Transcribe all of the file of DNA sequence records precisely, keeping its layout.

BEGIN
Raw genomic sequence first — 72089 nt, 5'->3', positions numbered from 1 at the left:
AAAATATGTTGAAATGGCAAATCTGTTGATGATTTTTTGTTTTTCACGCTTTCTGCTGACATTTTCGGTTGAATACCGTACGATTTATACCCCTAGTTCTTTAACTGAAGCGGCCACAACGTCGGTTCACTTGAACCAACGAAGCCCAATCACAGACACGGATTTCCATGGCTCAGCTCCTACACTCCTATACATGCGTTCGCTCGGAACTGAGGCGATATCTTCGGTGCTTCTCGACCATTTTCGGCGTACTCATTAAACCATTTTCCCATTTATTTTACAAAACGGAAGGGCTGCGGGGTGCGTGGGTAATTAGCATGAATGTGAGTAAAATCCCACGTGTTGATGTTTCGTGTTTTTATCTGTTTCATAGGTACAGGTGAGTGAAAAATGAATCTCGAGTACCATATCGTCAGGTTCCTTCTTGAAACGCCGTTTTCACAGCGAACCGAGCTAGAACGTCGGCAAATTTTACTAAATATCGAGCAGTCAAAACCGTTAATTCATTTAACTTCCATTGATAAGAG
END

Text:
Raw genomic sequence first — 72089 nt, 5'->3', positions numbered from 1 at the left:
AAAATATGTTGAAATGGCAAATCTGTTGATGATTTTTTGTTTTTCACGCTTTCTGCTGACATTTTCGGTTGAATACCGTACGATTTATACCCCTAGTTCTTTAACTGAAGCGGCCACAACGTCGGTTCACTTGAACCAACGAAGCCCAATCACAGACACGGATTTCCATGGCTCAGCTCCTACACTCCTATACATGCGTTCGCTCGGAACTGAGGCGATATCTTCGGTGCTTCTCGACCATTTTCGGCGTACTCATTAAACCATTTTCCCATTTATTTTACAAAACGGAAGGGCTGCGGGGTGCGTGGGTAATTAGCATGAATGTGAGTAAAATCCCACGTGTTGATGTTTCGTGTTTTTATCTGTTTCATAGGTACAGGTGAGTGAAAAATGAATCTCGAGTACCATATCGTCAGGTTCCTTCTTGAAACGCCGTTTTCACAGCGAACCGAGCTAGAACGTCGGCAAATTTTACTAAATATCGAGCAGTCAAAACCGTTAATTCATTTAACTTCCATTGATAAGAG